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Bowling Tips On Picking Up The Ten Pin
From this alignment position, you can easily make modest lateral adjustments to either your standing position on the approach or to your sighting position on the lane. Lateral adjustments depend on how much you hook the ball, how much oil is applied in the center portion of the lane, and which type of bowling ball you use for spares.
It is recommended that you use a plastic bowling ball for the 10 pin spare to avoid excessive hooking motion when bowling across the lane at the spare.
If you roll your ball across your sighting target and the ball falls off of the lane before reaching the 10 pin, then move your feet to the right about 3 boards and try again during your practice session. If you miss the 10 pin to the inside of the lane, then move your feet to the left and continue sighting at the 17 board until you successfully convert the spare.
Once you finalize your approach positioning, the very next thing to do in practice is to place a one inch long piece of bowling tape on the floor about one inch behind the foul line and on the same board the instep of your bowling shoe covers when taking your stance position on the approach. If you slide with the instep of your shoe ending up in the identical place you began, then you will know you walked a straight path to the foul line. If you drifted away from the tape, then you will know which direction you walked off of a straight path to the foul line.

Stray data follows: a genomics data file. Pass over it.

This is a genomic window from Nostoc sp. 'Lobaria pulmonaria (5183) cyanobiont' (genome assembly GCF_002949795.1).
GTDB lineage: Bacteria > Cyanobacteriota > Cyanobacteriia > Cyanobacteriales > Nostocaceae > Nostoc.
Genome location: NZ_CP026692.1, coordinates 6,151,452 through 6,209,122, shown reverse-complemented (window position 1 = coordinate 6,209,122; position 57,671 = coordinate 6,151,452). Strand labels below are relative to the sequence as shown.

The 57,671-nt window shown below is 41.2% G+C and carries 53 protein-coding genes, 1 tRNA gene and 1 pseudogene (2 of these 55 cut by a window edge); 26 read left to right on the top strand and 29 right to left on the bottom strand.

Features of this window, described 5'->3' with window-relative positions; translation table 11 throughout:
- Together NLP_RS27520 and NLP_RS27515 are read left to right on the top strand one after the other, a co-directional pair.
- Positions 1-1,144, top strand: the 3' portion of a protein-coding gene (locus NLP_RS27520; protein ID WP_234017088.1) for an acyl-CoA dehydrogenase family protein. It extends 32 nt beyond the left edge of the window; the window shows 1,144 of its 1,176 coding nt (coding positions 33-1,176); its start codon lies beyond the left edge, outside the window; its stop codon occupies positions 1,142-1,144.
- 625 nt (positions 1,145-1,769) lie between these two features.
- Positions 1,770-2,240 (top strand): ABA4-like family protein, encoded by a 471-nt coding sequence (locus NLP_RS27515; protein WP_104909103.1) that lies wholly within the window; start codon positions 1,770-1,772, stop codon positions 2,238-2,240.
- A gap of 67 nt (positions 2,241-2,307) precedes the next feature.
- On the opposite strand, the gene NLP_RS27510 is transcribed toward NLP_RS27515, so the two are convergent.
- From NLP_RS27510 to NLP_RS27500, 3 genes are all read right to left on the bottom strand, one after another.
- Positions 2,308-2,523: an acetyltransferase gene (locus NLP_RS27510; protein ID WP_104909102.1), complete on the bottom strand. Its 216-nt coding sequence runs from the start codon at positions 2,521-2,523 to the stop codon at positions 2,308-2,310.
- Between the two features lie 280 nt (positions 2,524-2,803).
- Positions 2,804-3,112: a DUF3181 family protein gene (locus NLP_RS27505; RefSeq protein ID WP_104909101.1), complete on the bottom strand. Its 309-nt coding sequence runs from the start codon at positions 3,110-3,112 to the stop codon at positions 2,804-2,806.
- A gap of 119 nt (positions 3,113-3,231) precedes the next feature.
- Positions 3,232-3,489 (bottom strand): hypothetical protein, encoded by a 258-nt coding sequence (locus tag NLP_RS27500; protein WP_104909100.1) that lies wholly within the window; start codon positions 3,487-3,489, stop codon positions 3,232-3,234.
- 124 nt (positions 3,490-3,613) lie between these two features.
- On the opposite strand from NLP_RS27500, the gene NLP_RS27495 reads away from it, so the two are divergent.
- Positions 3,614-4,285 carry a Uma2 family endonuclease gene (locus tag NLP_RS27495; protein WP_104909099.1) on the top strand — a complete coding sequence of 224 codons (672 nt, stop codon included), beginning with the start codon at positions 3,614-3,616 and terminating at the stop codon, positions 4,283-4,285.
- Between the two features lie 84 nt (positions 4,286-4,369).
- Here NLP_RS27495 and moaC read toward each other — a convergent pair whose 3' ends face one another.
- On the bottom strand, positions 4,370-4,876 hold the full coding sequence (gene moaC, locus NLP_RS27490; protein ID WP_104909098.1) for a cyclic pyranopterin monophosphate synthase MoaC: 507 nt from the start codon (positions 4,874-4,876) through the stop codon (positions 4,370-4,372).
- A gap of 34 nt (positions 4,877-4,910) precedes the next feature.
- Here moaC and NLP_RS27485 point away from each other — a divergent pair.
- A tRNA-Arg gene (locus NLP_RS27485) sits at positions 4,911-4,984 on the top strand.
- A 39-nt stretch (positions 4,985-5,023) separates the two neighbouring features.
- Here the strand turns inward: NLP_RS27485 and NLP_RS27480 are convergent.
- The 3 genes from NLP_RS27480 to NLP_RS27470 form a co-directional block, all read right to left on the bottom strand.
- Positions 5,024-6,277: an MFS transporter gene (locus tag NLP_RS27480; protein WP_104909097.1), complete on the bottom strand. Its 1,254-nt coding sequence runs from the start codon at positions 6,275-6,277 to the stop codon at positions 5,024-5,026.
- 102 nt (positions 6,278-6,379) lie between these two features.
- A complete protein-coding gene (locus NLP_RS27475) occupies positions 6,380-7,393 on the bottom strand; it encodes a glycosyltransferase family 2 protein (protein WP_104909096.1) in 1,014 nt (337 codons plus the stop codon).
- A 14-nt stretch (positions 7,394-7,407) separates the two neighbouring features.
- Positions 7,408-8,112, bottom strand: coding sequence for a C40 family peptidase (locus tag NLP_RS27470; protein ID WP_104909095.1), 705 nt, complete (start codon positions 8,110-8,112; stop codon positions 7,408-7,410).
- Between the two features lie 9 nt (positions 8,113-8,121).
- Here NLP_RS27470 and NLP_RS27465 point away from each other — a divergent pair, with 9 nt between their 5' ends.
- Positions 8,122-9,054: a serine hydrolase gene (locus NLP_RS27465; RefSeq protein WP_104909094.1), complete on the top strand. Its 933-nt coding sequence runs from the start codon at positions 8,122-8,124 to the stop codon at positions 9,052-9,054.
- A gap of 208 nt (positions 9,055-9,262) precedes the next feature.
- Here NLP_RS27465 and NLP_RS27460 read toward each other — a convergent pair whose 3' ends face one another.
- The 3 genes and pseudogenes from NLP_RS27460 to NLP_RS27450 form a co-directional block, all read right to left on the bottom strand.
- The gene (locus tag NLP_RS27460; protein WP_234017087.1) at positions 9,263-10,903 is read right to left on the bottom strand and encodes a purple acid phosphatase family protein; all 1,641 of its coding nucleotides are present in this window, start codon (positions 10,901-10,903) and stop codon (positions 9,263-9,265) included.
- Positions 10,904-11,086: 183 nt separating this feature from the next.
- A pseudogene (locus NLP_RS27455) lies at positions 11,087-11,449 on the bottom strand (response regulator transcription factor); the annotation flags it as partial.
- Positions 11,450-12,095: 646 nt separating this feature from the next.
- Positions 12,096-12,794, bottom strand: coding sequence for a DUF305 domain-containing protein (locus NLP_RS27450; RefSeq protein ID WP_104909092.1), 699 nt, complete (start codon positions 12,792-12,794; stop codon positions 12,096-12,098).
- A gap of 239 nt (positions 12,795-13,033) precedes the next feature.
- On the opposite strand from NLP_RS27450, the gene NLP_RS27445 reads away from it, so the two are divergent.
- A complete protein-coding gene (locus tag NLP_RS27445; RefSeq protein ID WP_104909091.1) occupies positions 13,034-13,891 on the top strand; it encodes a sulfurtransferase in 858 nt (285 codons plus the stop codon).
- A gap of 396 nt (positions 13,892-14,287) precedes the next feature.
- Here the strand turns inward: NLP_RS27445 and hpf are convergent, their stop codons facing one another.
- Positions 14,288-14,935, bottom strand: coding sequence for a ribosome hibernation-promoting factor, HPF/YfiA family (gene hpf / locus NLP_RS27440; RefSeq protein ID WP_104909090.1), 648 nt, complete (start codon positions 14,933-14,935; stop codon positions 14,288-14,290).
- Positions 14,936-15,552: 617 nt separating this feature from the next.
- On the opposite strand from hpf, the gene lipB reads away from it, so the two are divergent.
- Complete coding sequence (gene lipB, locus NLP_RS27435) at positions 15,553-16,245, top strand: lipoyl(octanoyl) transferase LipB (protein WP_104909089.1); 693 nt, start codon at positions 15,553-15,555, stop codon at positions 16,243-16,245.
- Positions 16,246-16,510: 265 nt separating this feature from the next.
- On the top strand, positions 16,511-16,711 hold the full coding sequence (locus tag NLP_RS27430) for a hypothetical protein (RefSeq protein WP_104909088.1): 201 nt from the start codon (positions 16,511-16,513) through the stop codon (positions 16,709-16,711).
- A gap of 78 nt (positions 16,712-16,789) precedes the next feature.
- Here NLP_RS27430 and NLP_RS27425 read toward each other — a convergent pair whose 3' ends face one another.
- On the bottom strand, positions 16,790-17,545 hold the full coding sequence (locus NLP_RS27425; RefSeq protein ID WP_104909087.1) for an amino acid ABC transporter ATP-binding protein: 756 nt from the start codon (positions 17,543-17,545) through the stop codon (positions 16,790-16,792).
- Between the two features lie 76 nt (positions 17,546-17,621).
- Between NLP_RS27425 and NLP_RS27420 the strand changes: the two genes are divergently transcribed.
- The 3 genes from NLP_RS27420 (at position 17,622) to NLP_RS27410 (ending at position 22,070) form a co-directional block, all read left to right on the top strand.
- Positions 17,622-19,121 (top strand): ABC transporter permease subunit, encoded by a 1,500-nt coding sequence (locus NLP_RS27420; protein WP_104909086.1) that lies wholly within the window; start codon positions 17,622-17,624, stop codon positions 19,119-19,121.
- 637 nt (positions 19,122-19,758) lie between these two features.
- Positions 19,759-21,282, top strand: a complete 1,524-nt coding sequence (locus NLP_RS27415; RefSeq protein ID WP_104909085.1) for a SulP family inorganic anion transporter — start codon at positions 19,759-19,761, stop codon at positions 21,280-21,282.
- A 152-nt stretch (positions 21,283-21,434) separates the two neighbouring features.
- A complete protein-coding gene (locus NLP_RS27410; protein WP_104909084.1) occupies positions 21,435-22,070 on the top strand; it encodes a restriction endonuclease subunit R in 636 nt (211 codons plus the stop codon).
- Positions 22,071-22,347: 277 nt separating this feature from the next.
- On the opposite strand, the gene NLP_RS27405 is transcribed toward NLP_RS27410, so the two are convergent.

Bowlers who drift more than their normal strike delivery walking path when trying to convert the 10 pin will alter the desired delivery angle and are in jeopardy of missing the spare. You would, in this case, need either to re-adjust the sighting target on the lane slightly or your feet positioning on the approach to compensate for the extra drifting.
You may choose instead to simply correct the drifting problem by altering your footwork technique accordingly.
The number one reason bowlers miss corner pin spares is because of drifting off of the desired walking path created by the initial alignment on the approach. More commonly, bowlers tend to drift to the center of the approach which reduces an effective angle to the spare and the bowling ball will fall into the channel.
Walking to the center of the approach cuts the lane effectively in half and the edge of the lane comes into play too quickly. Also, by walking toward the center of the lane when rolling for the 10 pin, the dry portion on the lane where the oil conditioner tapers off toward the outside of the tenth board comes into play and your ball could, indeed, hook away from the ten pin to the inside of the lane.
Walking a straight line path is most desirable. Walking left is an acceptable technique for bowlers who normally drift to the left when making strike ball deliveries.
Finally, the other most common reason bowlers miss the 10 pin is due to ball speed changes; usually from trying to deliver the ball much faster than normal. Just because you see pro bowlers deliver the ball at a very fast speed on television does not mean it is a good idea for you to do so. The professionals practice varying ball speeds routinely and are proficient at doing so. Your best bet is to use a plastic coverstock bowling ball so the amount of hook is reduced to a very controllable level. This will better enable you to release your ball at the same, consistent speed at the 10 pin as you would for your strike ball delivery.